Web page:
For as long as humans have needed to keep clothing fastened, we've counted on buttons to do the heavy lifting. But more than being simply useful, buttons have become highly collectable.
The Illinois State Button Society annual convention is this weekend at the Bloomington Holiday Inn. Dealers from across the region will bring their buttons for those who care to peruse or purchase.
Brenda Eilbracht is one of those dealers. She majored in home economics and has a fascination with fashion. So it was a short jaunt from just admiring buttons in an antique store, to making them her focus.
For her, buttons are little works of art that can come with an interesting backstory.
"Many times when we're in antique stores, we'll come across a card of buttons that says 'was used on Grandma So-and-So's dress in 1854.' And then we also have a reference book, 'The Big Book of Buttons,' and it's two volumes of research with all different types of materials, all the different subjects. There are fables, animals, people. Pretty much anything you can think of you can find on a button. The book helps us do the research and see what significance there might be to a button."
Everyone has a different reason for collecting buttons. Eilbracht prefers those that are pretty, especially glass buttons from the Czech Republic.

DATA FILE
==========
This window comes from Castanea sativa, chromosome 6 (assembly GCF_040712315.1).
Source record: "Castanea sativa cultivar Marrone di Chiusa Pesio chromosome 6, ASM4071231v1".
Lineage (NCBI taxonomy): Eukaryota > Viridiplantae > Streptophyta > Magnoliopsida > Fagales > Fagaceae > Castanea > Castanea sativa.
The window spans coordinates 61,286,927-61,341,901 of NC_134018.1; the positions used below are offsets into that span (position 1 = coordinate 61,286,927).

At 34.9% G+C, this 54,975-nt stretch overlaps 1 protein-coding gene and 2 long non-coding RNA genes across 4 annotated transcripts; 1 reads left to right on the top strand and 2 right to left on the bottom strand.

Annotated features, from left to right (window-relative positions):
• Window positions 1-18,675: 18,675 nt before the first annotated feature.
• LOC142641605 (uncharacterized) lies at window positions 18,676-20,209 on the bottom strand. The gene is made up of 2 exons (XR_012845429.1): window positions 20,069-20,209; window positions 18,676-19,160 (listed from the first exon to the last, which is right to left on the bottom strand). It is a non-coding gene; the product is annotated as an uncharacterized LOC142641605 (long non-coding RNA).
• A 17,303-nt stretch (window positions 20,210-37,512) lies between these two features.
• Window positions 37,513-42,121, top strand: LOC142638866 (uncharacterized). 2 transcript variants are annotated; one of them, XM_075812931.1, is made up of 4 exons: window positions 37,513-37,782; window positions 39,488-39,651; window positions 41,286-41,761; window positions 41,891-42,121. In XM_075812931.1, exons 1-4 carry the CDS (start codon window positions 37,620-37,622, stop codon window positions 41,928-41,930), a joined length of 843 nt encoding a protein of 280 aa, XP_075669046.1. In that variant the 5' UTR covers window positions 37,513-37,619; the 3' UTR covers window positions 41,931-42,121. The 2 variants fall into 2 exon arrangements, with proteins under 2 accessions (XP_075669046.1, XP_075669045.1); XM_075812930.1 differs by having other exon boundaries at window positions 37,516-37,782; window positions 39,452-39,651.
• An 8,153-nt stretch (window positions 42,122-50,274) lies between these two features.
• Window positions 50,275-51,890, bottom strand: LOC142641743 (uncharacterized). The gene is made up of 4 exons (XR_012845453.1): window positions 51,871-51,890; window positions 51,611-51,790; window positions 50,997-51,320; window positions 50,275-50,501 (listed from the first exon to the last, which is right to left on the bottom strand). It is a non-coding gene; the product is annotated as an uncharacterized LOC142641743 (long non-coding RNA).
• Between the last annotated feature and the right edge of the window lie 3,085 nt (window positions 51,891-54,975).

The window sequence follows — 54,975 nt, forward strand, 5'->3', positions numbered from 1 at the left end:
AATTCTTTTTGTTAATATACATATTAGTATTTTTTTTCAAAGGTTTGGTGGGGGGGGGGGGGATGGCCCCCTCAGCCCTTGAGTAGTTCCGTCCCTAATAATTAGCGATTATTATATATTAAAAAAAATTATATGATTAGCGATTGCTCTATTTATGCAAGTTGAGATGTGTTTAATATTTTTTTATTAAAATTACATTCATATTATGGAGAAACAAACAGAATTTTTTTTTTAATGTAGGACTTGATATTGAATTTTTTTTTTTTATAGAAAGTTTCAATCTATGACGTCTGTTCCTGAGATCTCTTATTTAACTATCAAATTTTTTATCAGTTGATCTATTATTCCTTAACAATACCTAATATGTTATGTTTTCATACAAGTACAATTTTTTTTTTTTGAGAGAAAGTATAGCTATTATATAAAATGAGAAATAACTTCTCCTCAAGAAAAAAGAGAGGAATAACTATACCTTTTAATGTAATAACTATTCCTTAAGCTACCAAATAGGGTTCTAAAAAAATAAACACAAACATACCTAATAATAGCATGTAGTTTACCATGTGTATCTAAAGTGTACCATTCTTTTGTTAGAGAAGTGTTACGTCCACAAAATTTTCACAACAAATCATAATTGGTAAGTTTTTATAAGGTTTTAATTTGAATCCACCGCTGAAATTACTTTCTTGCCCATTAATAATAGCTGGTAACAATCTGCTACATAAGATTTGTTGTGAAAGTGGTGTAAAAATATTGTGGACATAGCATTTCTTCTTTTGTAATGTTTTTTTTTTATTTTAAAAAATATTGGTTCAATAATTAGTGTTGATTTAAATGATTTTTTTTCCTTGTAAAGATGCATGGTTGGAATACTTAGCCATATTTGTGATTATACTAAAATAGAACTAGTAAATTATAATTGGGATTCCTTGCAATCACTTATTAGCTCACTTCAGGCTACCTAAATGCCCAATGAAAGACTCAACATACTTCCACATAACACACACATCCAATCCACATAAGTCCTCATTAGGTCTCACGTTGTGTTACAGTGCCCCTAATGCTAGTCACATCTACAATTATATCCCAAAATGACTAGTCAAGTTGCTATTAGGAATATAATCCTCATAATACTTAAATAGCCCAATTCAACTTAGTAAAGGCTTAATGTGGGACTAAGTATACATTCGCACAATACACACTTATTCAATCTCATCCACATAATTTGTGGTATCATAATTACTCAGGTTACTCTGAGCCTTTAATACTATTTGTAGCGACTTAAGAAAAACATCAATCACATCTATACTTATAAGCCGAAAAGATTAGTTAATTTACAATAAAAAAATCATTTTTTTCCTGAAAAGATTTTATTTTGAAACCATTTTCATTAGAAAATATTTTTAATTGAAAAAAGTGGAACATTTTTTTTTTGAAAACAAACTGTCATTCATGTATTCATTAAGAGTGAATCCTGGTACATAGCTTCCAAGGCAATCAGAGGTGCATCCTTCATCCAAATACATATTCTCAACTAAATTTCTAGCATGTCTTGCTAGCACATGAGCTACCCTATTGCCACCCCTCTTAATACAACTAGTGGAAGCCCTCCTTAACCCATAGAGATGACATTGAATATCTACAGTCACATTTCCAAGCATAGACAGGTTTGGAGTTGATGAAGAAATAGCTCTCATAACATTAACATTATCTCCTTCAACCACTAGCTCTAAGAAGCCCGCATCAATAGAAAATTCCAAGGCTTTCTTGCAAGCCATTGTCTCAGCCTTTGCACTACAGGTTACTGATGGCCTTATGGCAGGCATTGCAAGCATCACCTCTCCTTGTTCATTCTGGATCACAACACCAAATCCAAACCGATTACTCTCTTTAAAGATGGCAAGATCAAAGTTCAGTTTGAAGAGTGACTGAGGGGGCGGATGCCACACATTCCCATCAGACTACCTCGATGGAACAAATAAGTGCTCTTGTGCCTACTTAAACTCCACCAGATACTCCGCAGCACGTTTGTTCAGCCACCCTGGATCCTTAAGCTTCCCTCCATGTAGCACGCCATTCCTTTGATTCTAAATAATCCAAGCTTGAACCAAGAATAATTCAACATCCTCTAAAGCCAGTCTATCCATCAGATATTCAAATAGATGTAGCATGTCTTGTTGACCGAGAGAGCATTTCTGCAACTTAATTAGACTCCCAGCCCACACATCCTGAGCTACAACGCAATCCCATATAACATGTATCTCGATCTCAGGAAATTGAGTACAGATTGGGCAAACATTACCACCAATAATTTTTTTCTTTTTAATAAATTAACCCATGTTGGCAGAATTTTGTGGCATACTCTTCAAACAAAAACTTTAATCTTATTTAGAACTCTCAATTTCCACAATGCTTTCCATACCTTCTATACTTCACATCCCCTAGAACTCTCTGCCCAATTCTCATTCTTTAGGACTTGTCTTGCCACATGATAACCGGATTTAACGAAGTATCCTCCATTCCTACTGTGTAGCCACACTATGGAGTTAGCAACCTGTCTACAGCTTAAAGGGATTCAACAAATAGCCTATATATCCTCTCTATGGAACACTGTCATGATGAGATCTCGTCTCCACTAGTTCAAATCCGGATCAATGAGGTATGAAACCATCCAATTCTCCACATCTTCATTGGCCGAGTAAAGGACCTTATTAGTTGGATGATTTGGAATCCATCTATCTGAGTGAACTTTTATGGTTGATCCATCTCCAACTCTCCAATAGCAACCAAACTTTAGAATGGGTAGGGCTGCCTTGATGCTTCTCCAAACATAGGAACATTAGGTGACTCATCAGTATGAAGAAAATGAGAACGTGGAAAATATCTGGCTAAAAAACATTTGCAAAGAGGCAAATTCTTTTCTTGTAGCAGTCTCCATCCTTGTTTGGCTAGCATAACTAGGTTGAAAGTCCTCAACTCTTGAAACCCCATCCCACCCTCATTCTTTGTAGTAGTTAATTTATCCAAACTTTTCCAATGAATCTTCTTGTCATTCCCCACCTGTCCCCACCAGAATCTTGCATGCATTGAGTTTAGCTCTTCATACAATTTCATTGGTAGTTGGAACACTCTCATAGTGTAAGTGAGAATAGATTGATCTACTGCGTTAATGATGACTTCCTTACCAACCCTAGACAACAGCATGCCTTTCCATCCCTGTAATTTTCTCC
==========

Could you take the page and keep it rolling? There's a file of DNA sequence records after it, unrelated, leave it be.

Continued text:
"They're still making buttons there from old molds that they found from the 20s and 30s."
There are so many buttons to collect today because of the habits of the past, said Eilbracht. When a garment was too worn to wear, before it went into the rag bin, off came the buttons to save and possibly reuse.
"Practically everybody you talk to, their grandma had a button box. That's why they're still preserved and saved to this day. My mother and grandmother grew up in The Depression, so, yes, they saved things."
Like clothing, buttons have tides of fashion. Plastic buttons, known as Bakelite, were very popular in the earlier part of the 20th century. Then there were buttons made of coconut shells or horn.
"Now you find simpler buttons, and newer, more modern materials," said Eilbracht. "Back in the 1800s, they had picture buttons that maybe had Little Red Riding Hood on it or the fable of The Fox and the Crane. Some of those types of buttons are still around, depending on how well they were made. Some of the Victorian glass buttons are just absolutely fabulous."
The annual convention of the Illinois Button Society is running through Saturday at the Bloomington Holiday Inn and Suites on Empire Street.
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